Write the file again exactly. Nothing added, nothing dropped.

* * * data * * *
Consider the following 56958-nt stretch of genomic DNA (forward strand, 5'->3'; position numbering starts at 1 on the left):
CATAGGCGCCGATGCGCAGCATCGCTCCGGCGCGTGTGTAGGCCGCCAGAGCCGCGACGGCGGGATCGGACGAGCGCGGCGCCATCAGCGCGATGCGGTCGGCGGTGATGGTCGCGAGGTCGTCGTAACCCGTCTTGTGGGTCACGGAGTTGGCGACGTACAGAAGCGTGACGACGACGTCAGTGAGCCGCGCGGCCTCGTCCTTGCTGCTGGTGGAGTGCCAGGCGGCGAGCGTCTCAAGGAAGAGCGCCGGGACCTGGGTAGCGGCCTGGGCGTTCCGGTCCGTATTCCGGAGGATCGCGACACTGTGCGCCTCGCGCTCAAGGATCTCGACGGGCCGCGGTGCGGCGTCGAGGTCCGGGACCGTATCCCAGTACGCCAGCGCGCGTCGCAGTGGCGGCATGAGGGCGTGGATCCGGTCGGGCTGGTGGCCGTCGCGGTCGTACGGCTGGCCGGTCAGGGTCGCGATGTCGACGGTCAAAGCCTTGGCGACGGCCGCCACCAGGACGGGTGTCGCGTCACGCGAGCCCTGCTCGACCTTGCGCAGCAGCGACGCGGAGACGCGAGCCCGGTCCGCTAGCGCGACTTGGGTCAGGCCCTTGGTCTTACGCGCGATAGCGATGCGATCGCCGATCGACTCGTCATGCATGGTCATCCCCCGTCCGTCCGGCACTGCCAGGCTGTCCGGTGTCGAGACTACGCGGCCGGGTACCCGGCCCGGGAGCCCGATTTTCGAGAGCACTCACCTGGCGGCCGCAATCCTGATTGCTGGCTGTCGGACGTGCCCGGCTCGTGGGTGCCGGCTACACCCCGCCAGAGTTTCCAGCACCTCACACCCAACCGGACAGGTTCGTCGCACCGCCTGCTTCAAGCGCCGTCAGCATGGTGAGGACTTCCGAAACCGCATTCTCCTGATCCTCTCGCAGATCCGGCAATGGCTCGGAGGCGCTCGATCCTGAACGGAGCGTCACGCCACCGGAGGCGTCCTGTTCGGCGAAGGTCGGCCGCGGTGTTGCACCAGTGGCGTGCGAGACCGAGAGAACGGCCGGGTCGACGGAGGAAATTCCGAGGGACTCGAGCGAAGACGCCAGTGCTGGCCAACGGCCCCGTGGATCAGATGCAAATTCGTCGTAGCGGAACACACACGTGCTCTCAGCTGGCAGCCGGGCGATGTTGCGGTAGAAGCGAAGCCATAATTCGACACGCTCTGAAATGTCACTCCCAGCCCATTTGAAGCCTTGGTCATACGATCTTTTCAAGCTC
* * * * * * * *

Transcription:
Consider the following 56958-nt stretch of genomic DNA (forward strand, 5'->3'; position numbering starts at 1 on the left):
CATAGGCGCCGATGCGCAGCATCGCTCCGGCGCGTGTGTAGGCCGCCAGAGCCGCGACGGCGGGATCGGACGAGCGCGGCGCCATCAGCGCGATGCGGTCGGCGGTGATGGTCGCGAGGTCGTCGTAACCCGTCTTGTGGGTCACGGAGTTGGCGACGTACAGAAGCGTGACGACGACGTCAGTGAGCCGCGCGGCCTCGTCCTTGCTGCTGGTGGAGTGCCAGGCGGCGAGCGTCTCAAGGAAGAGCGCCGGGACCTGGGTAGCGGCCTGGGCGTTCCGGTCCGTATTCCGGAGGATCGCGACACTGTGCGCCTCGCGCTCAAGGATCTCGACGGGCCGCGGTGCGGCGTCGAGGTCCGGGACCGTATCCCAGTACGCCAGCGCGCGTCGCAGTGGCGGCATGAGGGCGTGGATCCGGTCGGGCTGGTGGCCGTCGCGGTCGTACGGCTGGCCGGTCAGGGTCGCGATGTCGACGGTCAAAGCCTTGGCGACGGCCGCCACCAGGACGGGTGTCGCGTCACGCGAGCCCTGCTCGACCTTGCGCAGCAGCGACGCGGAGACGCGAGCCCGGTCCGCTAGCGCGACTTGGGTCAGGCCCTTGGTCTTACGCGCGATAGCGATGCGATCGCCGATCGACTCGTCATGCATGGTCATCCCCCGTCCGTCCGGCACTGCCAGGCTGTCCGGTGTCGAGACTACGCGGCCGGGTACCCGGCCCGGGAGCCCGATTTTCGAGAGCACTCACCTGGCGGCCGCAATCCTGATTGCTGGCTGTCGGACGTGCCCGGCTCGTGGGTGCCGGCTACACCCCGCCAGAGTTTCCAGCACCTCACACCCAACCGGACAGGTTCGTCGCACCGCCTGCTTCAAGCGCCGTCAGCATGGTGAGGACTTCCGAAACCGCATTCTCCTGATCCTCTCGCAGATCCGGCAATGGCTCGGAGGCGCTCGATCCTGAACGGAGCGTCACGCCACCGGAGGCGTCCTGTTCGGCGAAGGTCGGCCGCGGTGTTGCACCAGTGGCGTGCGAGACCGAGAGAACGGCCGGGTCGACGGAGGAAATTCCGAGGGACTCGAGCGAAGACGCCAGTGCTGGCCAACGGCCCCGTGGATCAGATGCAAATTCGTCGTAGCGGAACACACACGTGCTCTCAGCTGGCAGCCGGGCGATGTTGCGGTAGAAGCGAAGCCATAATTCGACACGCTCTGAAATGTCACTCCCAGCCCATTTGAAGCCTTGGTCATACGATCTTTTCAAGCTC